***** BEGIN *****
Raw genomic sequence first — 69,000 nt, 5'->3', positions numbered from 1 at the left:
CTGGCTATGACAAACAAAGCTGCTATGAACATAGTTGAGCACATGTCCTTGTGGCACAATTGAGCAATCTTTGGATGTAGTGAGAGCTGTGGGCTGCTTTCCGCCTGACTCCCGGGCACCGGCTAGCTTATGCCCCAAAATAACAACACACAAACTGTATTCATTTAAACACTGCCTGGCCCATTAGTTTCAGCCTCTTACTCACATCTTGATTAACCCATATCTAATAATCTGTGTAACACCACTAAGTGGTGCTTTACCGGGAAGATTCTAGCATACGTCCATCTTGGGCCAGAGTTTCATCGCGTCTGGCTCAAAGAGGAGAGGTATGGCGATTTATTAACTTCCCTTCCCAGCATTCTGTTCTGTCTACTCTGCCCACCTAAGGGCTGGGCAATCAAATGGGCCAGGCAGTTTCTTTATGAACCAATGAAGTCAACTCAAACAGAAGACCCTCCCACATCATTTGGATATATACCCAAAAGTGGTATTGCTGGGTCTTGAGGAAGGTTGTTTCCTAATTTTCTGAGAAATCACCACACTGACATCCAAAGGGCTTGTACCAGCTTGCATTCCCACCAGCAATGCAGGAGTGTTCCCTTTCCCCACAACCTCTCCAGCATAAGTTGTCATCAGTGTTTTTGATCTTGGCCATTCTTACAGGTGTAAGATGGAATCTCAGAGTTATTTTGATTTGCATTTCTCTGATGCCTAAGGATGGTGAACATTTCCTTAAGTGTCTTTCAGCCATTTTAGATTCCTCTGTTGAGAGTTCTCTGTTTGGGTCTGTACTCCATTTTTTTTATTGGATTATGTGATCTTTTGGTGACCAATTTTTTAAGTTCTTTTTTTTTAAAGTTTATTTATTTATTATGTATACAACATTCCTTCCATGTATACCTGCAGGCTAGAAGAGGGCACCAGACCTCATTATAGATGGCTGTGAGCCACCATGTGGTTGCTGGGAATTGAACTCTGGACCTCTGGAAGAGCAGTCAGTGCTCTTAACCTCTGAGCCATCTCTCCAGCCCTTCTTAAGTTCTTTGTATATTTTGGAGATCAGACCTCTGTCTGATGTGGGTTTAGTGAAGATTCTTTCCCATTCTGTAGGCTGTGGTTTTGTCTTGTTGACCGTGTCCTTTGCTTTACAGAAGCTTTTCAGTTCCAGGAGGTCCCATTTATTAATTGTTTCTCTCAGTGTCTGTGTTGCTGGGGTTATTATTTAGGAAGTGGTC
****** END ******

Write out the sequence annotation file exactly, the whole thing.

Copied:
Raw genomic sequence first — 69,000 nt, 5'->3', positions numbered from 1 at the left:
CTGGCTATGACAAACAAAGCTGCTATGAACATAGTTGAGCACATGTCCTTGTGGCACAATTGAGCAATCTTTGGATGTAGTGAGAGCTGTGGGCTGCTTTCCGCCTGACTCCCGGGCACCGGCTAGCTTATGCCCCAAAATAACAACACACAAACTGTATTCATTTAAACACTGCCTGGCCCATTAGTTTCAGCCTCTTACTCACATCTTGATTAACCCATATCTAATAATCTGTGTAACACCACTAAGTGGTGCTTTACCGGGAAGATTCTAGCATACGTCCATCTTGGGCCAGAGTTTCATCGCGTCTGGCTCAAAGAGGAGAGGTATGGCGATTTATTAACTTCCCTTCCCAGCATTCTGTTCTGTCTACTCTGCCCACCTAAGGGCTGGGCAATCAAATGGGCCAGGCAGTTTCTTTATGAACCAATGAAGTCAACTCAAACAGAAGACCCTCCCACATCATTTGGATATATACCCAAAAGTGGTATTGCTGGGTCTTGAGGAAGGTTGTTTCCTAATTTTCTGAGAAATCACCACACTGACATCCAAAGGGCTTGTACCAGCTTGCATTCCCACCAGCAATGCAGGAGTGTTCCCTTTCCCCACAACCTCTCCAGCATAAGTTGTCATCAGTGTTTTTGATCTTGGCCATTCTTACAGGTGTAAGATGGAATCTCAGAGTTATTTTGATTTGCATTTCTCTGATGCCTAAGGATGGTGAACATTTCCTTAAGTGTCTTTCAGCCATTTTAGATTCCTCTGTTGAGAGTTCTCTGTTTGGGTCTGTACTCCATTTTTTTTATTGGATTATGTGATCTTTTGGTGACCAATTTTTTAAGTTCTTTTTTTTTAAAGTTTATTTATTTATTATGTATACAACATTCCTTCCATGTATACCTGCAGGCTAGAAGAGGGCACCAGACCTCATTATAGATGGCTGTGAGCCACCATGTGGTTGCTGGGAATTGAACTCTGGACCTCTGGAAGAGCAGTCAGTGCTCTTAACCTCTGAGCCATCTCTCCAGCCCTTCTTAAGTTCTTTGTATATTTTGGAGATCAGACCTCTGTCTGATGTGGGTTTAGTGAAGATTCTTTCCCATTCTGTAGGCTGTGGTTTTGTCTTGTTGACCGTGTCCTTTGCTTTACAGAAGCTTTTCAGTTCCAGGAGGTCCCATTTATTAATTGTTTCTCTCAGTGTCTGTGTTGCTGGGGTTATTATTTAGGAAGTGGTC